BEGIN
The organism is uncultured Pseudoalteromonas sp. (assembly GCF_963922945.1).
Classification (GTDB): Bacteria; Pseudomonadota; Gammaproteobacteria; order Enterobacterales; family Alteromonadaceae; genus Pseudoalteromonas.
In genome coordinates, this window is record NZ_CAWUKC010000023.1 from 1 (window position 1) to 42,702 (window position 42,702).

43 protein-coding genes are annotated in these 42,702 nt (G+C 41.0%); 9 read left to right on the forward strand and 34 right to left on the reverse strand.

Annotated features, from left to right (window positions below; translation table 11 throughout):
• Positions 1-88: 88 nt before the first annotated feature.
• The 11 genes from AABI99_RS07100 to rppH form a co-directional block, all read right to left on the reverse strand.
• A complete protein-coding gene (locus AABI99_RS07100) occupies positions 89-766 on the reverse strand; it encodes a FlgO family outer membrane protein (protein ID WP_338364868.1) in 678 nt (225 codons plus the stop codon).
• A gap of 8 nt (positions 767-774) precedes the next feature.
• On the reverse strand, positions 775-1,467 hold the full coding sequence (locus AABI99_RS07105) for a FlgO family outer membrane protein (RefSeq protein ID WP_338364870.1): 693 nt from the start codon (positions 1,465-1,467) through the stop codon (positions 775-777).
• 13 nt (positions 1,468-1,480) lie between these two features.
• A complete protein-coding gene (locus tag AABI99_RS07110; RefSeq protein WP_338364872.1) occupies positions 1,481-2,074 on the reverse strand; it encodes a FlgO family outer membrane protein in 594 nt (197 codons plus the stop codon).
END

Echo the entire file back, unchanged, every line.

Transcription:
The organism is uncultured Pseudoalteromonas sp. (assembly GCF_963922945.1).
Classification (GTDB): Bacteria; Pseudomonadota; Gammaproteobacteria; order Enterobacterales; family Alteromonadaceae; genus Pseudoalteromonas.
In genome coordinates, this window is record NZ_CAWUKC010000023.1 from 1 (window position 1) to 42,702 (window position 42,702).

43 protein-coding genes are annotated in these 42,702 nt (G+C 41.0%); 9 read left to right on the forward strand and 34 right to left on the reverse strand.

Annotated features, from left to right (window positions below; translation table 11 throughout):
• Positions 1-88: 88 nt before the first annotated feature.
• The 11 genes from AABI99_RS07100 to rppH form a co-directional block, all read right to left on the reverse strand.
• A complete protein-coding gene (locus AABI99_RS07100) occupies positions 89-766 on the reverse strand; it encodes a FlgO family outer membrane protein (protein ID WP_338364868.1) in 678 nt (225 codons plus the stop codon).
• A gap of 8 nt (positions 767-774) precedes the next feature.
• On the reverse strand, positions 775-1,467 hold the full coding sequence (locus AABI99_RS07105) for a FlgO family outer membrane protein (RefSeq protein ID WP_338364870.1): 693 nt from the start codon (positions 1,465-1,467) through the stop codon (positions 775-777).
• 13 nt (positions 1,468-1,480) lie between these two features.
• A complete protein-coding gene (locus tag AABI99_RS07110; RefSeq protein WP_338364872.1) occupies positions 1,481-2,074 on the reverse strand; it encodes a FlgO family outer membrane protein in 594 nt (197 codons plus the stop codon).